In the summer of 2000, Sega of America announced its intentions to drop Illbleed from its official first party release lineup.  It cited that it had enough first-party titles to market, and wanted to allow a third party publisher handle the North American release, according to IGN.  Jaleco USA swooped in and took up publishing rights on the title and took over localization.  However, their parent company Jaleco Limited was financially struggling, and was eventually bought out for a whopping $189 million that same summer by Hong Kong based telecommunications empire PCCW.  

Then came the sucker-punch.

On January 21st, 2001 Sega announced that it was discontinuing the Sega Dreamcast console.  This announcement came two months before the release of Illbleed in Japan.  

Climax Graphics then changed its company name to Crazy Games in February of 2001 to establish itself as a more independent developer away from its affiliation with Climax Entertainment.  Illbleed was branded with a whole new developer name and logo, perhaps making it difficult to recognize that the game was from Climax Graphics, the same team that brought Blue Stinger to market.   

Illbleed was brought to Japanese store shelves on March 29th, 2001, the same month that assembly-line production of the Sega Dreamcast console ended.  

Meanwhile, the former founder and chairman of Jaleco, Yoshiaki Kanazawa, decided to establish AIA, Amusement Interface Associate, an entirely new company.  Kanazawa recruited Ellen Fuog and Ken Gratz from Jaleco USA to officially operate the North American subsidiary, AIA USA.  Fuog and Gratz brought Illbleed with them, which was already nearing completion on its English localization at that point.  On April 1st, 2001 AIA USA officially began operations in an office based in Wilmette, Illinois with $100,000 in operating capital.  Twenty-five days later the new start-up publisher would release Illbleed in North America.  Illbleed was released to the Chinese speaking market in October of that same year, but unfortunately the game would never see a release in Europe.  In the end, international sales of Illbleed totaled 50,000 copies, a paltry number compared to Blue Stinger, which sold ten times as many copies.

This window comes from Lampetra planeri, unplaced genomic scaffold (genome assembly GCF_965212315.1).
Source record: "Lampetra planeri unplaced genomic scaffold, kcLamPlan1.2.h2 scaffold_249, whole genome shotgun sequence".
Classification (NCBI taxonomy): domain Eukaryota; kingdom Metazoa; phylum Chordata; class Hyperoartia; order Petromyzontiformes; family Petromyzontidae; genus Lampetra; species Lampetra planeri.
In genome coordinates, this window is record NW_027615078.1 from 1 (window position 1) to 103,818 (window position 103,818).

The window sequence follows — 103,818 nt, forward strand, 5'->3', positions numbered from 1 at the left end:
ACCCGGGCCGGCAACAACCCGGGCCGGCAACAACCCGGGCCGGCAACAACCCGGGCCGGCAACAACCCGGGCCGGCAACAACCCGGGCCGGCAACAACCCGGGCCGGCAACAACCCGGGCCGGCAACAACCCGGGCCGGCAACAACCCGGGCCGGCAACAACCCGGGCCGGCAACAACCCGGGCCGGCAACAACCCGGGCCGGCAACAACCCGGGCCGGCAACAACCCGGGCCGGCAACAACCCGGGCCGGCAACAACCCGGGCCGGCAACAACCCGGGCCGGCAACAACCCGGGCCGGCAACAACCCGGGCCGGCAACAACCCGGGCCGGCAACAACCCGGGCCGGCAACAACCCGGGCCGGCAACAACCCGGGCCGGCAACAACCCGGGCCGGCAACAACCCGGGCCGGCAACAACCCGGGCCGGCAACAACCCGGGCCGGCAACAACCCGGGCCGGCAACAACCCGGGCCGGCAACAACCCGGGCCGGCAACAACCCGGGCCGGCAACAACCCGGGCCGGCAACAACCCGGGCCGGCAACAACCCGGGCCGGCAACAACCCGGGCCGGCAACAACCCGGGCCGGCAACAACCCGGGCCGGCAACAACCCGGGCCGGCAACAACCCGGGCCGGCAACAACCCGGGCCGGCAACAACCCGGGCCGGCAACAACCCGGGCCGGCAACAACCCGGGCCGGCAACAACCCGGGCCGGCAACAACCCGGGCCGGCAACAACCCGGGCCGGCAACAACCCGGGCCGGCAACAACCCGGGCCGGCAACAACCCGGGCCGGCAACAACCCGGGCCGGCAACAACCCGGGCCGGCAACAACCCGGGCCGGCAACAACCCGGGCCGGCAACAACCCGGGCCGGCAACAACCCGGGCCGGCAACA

"They were disappointed.  AIA and I were angry that Sega had ended the Dreamcast," Nishigaki explained, "To me, even though the Dreamcast market had shrunk to a small size, Illbleed was still a success from my perspective".    

The mediocre magazine reviews of Illbleed did not help matters either.  The game was initially labeled and anticipated as a survival horror title, but its B-movie comedy element made the game seriously misunderstood.

"Illbleed requires a high degree of intelligence to play, there are many mysteries and horror (old and new).  I attempted to mix the early visions of all the famous directors: Cameron, Spielberg, Lucas, Miyazaki, and Kurosawa.  It was just an entire mix of entertainment that many people couldn't understand.  To me, the negative reviews of the game did not affect me at all.  I just looked toward the future and have a vision," Nishigaki said.  

During the remainder of 2001 and 2002, Crazy Games helped co-develop a gun-shooting arcade game with Sega in-house studio Hitmaker titled "Maze of Kings".  Sega was undergoing its own well-publicized restructuring, and tried its best to support Nishigaki and his company with this co-development assignment.  In the end, it wasn't enough.    

In December of 2002 Crazy Games, formerly Climax Graphics, closed the doors of its Shinjuku offices.  Nishigaki and his entire development staff moved to Tokyo-based game developer Cavia at the recommendation of Hisao Oguchi, then president of Hitmaker, who respected Nishigaki's work.  Oguchi recommended Nishigaki and his employees to Cavia president Hayao Nakayama.  Nakayama previously served as Sega's president, and in an ironic turn of events, Oguchi would later go on to be promoted president of Sega himself.